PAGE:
Facebook provides a tool for A/B testing ad creative (and other campaign properties) that it calls a Split Test; the purpose of split testing creatives is to assess the performance of one against the other. But Facebook also algorithmically optimizes campaigns in real time, distributing traffic to the ad sets and ads that perform the best so as to maximize campaign performance. If Facebook dynamically curates and diverts traffic to creatives on the basis of performance — meaning it changes the audiences that see certain ads based on how they respond to them — then isn’t Split Testing an unnecessary and arbitrary test of an audience on an ad creative that might not ever be exposed to it “in the wild?”
What a Split Test does is take a rigid audience definition and force equal amounts of exposure for both ad variants to it:
Suppose that Variant 1 works very well on a small and well-defined audience, whereas the audience definition used here is broad. Variant 2 might outperform Variant 1 on the broad audience, and thus Variant 2 would be deployed to the campaign. But Variant 1 still has value with the niche audience and should be used for it — that it lost this Split Test for this particular audience doesn’t necessarily indict it as a poor performer.
And Facebook’s own algorithmic traffic distribution mechanism recognizes that — assuming no demographic constraints on the campaign, Facebook would distribute the more niche creative to a better-defined audience dynamically as it saw that audience respond. Audiences on Facebook aren’t rigid, they are fluid: they change in accordance to performance. Forcing a rigid audience definition on a Split Test is antithetical to the way Facebook channels traffic.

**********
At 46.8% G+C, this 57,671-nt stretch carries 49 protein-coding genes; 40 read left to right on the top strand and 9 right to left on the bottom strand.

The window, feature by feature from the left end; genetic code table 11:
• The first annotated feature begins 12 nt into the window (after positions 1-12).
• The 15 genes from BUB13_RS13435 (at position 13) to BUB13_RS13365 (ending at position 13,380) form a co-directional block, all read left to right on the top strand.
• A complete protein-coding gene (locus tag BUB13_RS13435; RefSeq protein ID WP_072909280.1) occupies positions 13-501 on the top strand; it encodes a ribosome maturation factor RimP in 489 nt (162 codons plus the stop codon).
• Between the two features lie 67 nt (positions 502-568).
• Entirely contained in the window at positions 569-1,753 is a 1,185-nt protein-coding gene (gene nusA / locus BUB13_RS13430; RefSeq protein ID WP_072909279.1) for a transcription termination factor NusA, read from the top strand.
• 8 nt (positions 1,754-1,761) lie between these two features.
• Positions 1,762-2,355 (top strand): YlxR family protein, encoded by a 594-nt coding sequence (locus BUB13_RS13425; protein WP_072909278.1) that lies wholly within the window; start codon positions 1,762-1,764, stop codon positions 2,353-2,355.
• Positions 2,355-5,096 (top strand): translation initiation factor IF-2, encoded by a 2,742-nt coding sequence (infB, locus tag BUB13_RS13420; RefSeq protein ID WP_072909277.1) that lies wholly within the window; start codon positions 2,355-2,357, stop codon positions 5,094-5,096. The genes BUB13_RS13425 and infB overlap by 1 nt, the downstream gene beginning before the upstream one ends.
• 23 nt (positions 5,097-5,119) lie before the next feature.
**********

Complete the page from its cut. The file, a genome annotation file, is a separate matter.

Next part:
The Facebook distribution mechanism performs as below, with audiences being updated and refined in real time as performance data is aggregated:
In the above diagram, Facebook initially distributes traffic to the ads equally but recognizes that the audiences for each are different and thus defines new, creative-specific audiences in real time to optimize performance. A more efficient way of testing ad creatives on Facebook than Split Testing is to simply put the creatives in an ad set let Facebook manage traffic distribution to them. And if audiences need to be segmented or geo-fenced, then that can be accomplished with different ad sets — there’s almost no reason to Split Test creatives, since the audience used in a Split Test won’t be the one exposed to any given creative at scale.
In fact, Split Testing is probably the most expensive way of vetting creatives, since it forces some minimum amount of traffic to be exposed to a given creative, no matter how appropriately that specific audience and the creative are paired. Allowing Facebook’s algorithmic traffic distribution mechanism to update audiences in real time is not only easier, faster, and more convenient than Split Testing, but it’s also cheaper in most cases as poorly-performing creatives are simply starved of traffic (versus having some minimum number of impressions fulfilled on them). Split Testing violates the dynamics of Facebook’s ad serving algorithm; it’s a concept that isn’t appropriate for the platform and does little more than satiate a desire to put a checkmark next to a “Tested?” line item on a process checklist.